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Ki Tissa Sermon

Let me offer some words of Torah before turning to our concluding prayers... This week’s Torah portion is Ki Tissa. It contains the story of the golden calf, considered the greatest sin in the Torah, when the Israelites rebelled against the Torah’s laws, Moses’ leadership and of course God. Idolatry, its definitions and prohibitions, occupy many laws in the Torah. It is of course expressly forbidden and this is repeated quite often. Anything that even approaches an idol is not allowed. So for example we don’t have any images of people in our sanctuaries. The question still haunts us today. What is an idol?

There are those in the Jewish world who believe that anything which is foreign is an idol. If it is not written about or talked about in our tradition, if it is not mentioned in the Torah, Talmud or traditional literature then it must be rejected. Then it is forbidden and labeled an idol. It must even be destroyed. It has no place in the Jewish world.
I do not however believe the lines are so clear. Anything can be turned into an idol. Anything that is worshiped as an end unto itself can become an idol. Even our holy Torah can become objectified. If it is not about the values taught and pointed to in its words then it is an idol. If the mezuzah becomes not a reminder but a protective amulet it veers toward an idol.

On this Shabbat we have modern instruments accompanying our services. Some would say that such instruments and music steer people away from Judaism. I of course reject this view. They elevate and enhance our prayers. Instead they can pull us in and towards our traditions. They can help us reclaim and renew our Jewish lives.

There are those who believe in stark lines. Their world is black and white. There is only what they call holy. And everything else that is foreign is deemed an idol.

But the world is changing. In Israel there is a resurgence of Jewish music. Contemporary musicians are taking traditional prayers and poems and reclaiming them as their own; they are using the tools of modernity to enhance the tradition. But there are also the values of modernity with which we must contend. Not all is foreign and should be forbidden. This battle is being waged in Israel more than here. In fact the coalition talks are now stalled because of this very question.

It is possible that soon the ultra-Orthodox will be required to contribute to the state. For years they have treated the state as an idol. Its values, its institutions must be shunned, they argued. But Zionism is about fusing the modern with the ancient. Now the ultra Orthodox may in fact be conscripted into some form of national service. It is this very question that has impeded Netanyahu’s ability to build a coalition.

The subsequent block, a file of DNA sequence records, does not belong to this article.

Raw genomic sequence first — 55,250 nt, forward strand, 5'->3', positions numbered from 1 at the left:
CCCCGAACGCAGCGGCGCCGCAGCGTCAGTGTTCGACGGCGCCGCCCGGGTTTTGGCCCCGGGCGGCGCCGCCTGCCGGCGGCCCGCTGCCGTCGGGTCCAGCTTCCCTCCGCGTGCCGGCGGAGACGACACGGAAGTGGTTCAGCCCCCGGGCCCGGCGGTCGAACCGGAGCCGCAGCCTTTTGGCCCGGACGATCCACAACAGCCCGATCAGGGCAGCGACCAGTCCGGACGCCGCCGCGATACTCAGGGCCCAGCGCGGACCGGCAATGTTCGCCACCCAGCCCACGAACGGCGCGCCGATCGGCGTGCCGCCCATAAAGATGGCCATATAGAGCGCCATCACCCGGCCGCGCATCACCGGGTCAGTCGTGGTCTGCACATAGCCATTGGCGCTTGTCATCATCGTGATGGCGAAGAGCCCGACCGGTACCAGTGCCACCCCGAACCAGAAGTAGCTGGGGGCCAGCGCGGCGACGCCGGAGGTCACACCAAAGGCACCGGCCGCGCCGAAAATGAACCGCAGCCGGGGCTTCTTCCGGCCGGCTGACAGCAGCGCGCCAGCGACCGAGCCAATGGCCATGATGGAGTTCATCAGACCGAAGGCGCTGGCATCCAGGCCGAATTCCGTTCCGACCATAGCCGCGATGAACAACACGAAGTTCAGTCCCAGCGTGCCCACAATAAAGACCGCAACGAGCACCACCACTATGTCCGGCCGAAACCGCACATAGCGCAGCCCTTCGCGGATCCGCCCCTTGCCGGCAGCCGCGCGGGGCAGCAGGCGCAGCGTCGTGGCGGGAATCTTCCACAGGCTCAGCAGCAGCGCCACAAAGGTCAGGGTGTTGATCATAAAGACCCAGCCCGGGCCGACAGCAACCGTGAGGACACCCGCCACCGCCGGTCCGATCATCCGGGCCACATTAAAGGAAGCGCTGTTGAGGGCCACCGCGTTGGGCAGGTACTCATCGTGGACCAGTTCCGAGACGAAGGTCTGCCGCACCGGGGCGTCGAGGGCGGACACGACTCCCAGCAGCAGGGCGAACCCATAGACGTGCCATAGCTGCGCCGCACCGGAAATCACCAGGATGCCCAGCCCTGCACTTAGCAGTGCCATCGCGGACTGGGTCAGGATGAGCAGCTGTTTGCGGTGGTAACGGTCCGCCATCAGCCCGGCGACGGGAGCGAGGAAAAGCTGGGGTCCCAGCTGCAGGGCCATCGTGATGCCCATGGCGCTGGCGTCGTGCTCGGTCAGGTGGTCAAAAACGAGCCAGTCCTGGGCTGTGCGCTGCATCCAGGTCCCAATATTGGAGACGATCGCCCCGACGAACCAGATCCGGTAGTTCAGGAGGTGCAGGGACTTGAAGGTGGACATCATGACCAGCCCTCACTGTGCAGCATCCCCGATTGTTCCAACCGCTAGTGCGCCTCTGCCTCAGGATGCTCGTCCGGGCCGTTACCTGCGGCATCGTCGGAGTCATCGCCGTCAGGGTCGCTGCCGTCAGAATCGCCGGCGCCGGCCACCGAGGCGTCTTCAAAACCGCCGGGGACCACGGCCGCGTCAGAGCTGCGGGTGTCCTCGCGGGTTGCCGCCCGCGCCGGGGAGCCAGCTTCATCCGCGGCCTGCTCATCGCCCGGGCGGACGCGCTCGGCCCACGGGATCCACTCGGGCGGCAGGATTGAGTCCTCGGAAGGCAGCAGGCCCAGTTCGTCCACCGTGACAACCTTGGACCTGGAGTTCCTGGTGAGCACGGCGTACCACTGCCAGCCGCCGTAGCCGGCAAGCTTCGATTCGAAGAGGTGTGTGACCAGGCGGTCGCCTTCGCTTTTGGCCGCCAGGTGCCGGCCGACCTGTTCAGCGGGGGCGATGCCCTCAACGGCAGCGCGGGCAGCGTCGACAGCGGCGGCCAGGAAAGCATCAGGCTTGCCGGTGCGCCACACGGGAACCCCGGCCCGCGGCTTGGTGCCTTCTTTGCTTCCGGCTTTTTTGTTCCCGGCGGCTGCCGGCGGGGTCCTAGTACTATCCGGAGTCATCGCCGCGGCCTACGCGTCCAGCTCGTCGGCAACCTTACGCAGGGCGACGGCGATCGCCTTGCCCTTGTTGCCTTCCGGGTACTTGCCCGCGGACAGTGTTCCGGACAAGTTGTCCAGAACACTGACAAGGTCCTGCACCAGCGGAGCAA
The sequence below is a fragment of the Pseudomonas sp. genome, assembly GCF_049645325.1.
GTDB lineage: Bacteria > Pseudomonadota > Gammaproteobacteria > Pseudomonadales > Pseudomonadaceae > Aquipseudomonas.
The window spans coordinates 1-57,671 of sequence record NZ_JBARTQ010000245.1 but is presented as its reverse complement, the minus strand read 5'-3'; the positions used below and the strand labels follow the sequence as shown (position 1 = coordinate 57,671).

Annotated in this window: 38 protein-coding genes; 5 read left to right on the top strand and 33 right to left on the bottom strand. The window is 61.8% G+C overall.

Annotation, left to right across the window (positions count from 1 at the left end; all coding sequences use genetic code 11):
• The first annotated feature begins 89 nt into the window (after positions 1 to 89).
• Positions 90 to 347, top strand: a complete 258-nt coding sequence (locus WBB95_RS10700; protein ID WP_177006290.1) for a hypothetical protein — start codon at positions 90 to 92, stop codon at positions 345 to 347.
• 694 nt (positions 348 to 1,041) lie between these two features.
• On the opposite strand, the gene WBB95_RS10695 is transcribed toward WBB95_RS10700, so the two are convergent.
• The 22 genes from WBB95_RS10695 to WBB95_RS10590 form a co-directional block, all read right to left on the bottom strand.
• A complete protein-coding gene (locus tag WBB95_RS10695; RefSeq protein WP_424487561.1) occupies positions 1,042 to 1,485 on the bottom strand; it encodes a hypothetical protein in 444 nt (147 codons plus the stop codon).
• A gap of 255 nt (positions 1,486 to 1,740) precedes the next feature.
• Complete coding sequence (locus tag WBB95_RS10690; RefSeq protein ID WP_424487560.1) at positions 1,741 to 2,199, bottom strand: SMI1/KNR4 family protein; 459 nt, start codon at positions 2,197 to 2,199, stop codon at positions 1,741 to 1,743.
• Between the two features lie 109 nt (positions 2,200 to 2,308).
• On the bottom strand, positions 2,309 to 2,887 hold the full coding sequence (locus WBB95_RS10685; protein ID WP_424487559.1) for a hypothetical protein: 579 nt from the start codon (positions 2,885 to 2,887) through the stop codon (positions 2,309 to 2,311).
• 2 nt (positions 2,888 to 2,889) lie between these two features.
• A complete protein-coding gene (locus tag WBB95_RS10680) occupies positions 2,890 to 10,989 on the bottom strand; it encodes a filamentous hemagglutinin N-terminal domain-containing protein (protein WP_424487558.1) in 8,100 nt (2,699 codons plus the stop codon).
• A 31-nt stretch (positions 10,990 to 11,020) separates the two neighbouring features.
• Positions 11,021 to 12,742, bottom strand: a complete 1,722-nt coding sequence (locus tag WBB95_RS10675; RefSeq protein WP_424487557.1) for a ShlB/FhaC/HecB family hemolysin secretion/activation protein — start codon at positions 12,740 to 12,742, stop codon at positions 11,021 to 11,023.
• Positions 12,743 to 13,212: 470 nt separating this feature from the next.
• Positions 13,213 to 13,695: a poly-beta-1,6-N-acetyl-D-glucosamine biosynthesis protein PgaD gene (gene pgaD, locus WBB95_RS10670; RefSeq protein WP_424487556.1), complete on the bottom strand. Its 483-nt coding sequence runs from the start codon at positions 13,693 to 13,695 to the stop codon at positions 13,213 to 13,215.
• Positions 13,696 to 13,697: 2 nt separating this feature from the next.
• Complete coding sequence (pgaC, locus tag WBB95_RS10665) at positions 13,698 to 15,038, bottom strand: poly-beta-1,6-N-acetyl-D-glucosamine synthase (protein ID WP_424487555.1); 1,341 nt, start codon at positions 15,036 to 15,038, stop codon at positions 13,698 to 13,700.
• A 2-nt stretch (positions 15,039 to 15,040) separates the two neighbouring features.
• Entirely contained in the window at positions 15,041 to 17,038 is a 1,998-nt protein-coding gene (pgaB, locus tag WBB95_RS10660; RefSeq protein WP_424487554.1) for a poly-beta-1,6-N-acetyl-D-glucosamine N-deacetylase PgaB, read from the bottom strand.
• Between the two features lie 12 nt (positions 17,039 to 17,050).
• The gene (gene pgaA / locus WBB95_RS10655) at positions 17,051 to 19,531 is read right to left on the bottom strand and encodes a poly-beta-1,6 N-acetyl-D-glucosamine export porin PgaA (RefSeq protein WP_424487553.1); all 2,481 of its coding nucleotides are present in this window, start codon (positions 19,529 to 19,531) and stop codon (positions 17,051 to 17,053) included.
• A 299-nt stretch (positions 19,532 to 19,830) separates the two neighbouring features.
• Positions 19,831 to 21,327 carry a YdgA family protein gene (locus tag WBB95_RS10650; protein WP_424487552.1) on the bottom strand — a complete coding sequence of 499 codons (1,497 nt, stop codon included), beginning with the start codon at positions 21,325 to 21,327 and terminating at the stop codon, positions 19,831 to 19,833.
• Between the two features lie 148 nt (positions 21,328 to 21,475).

The stark, black and white lines of yesterday are fading. It is not religious or secular, foreign or mine, idol or holy but instead a fusion. There are no clear lines; they are all grey.

Here is a fascinating, recent development. Every new Member of Knesset gives a speech. Ruth Calderon, number 13 on Yesh Atid’s list, instead taught Talmud. Here is a secular Israeli, a PhD in Talmud, teaching Talmud to Israelis of every stripe, to rabbis and Israeli Arabs. She, by the way, is also a student of David Hartman.

Ruth Calderone concluded her speech with the words:
I am convinced that studying the great works of Hebrew and Jewish culture are crucial to construct a new Hebrew culture for Israel. It is impossible to stride toward the future without knowing where we came from and who we are, without knowing, intimately and in every particular, the sublime as well as the outrageous and the ridiculous. The Torah is not the property of one movement or another. It is a gift that every one of us received, and we have all been granted the opportunity to meditate upon it as we create the realities of our lives. Nobody took the Talmud and rabbinic literature from us. We gave it away, with our own hands, when it seemed that another task was more important and urgent: building a state, raising an army, developing agriculture and industry, etc. The time has come to reappropriate what is ours, to delight in the cultural riches that wait for us, for our eyes, our imaginations, our creativity.
I believe things are changing. The lines of what is an idol and what is not, of what is holy and what is profane, of what is religious and what is secular, are no longer so clear. In fact they never were. It is all grey. And that is good. And that is a blessing. And that is the greatest and most lasting lesson of the golden calf.